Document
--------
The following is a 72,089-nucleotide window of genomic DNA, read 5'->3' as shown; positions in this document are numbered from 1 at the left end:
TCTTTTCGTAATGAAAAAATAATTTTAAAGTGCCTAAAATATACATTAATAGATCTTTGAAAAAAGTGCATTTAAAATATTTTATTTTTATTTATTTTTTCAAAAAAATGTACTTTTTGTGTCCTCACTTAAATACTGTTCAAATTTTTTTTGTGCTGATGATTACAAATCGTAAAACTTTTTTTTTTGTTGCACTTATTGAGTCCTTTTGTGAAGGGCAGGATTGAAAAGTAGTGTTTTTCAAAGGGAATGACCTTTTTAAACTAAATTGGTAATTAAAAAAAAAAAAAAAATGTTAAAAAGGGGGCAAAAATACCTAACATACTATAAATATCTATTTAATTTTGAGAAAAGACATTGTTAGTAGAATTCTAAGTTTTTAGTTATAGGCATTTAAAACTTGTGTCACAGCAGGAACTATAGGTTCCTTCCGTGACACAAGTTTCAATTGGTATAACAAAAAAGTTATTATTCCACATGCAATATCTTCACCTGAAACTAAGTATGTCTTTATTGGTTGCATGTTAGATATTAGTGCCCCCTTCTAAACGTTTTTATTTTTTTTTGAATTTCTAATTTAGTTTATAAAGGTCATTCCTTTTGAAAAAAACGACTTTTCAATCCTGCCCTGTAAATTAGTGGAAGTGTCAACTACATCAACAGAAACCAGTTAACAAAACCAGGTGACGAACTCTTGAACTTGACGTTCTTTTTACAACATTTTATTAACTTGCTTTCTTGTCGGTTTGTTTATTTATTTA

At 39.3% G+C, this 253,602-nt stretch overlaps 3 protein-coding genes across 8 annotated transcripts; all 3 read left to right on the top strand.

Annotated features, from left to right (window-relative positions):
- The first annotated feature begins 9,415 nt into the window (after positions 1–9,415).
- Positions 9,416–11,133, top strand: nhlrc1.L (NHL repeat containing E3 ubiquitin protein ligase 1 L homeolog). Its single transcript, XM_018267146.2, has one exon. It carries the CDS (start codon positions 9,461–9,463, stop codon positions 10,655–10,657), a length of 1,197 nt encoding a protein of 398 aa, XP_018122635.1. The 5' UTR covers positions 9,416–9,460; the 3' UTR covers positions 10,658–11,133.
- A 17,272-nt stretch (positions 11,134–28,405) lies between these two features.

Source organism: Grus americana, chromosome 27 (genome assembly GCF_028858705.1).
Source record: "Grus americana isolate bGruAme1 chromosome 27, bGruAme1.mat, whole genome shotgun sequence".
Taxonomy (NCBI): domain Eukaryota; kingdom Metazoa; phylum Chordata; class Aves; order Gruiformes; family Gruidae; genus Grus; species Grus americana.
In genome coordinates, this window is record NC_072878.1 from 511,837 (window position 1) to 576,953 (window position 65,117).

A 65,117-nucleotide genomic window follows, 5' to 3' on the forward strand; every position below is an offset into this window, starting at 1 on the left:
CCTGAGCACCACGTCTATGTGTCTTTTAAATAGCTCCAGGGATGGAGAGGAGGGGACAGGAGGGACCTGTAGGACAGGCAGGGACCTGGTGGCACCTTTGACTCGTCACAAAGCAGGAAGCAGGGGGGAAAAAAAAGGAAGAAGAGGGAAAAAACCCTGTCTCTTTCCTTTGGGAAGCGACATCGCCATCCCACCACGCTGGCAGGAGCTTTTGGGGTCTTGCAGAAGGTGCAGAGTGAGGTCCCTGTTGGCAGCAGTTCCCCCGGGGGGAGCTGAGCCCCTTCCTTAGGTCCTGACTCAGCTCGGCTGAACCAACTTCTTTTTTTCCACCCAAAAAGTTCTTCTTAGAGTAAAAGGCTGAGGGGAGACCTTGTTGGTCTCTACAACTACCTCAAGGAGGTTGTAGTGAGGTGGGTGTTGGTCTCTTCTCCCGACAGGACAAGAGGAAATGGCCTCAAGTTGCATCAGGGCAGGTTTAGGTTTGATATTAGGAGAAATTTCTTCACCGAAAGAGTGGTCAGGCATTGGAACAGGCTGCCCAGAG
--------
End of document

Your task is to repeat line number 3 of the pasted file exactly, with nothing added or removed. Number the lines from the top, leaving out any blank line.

At 39.3% G+C, this 253,602-nt stretch overlaps 3 protein-coding genes across 8 annotated transcripts; all 3 read left to right on the top strand.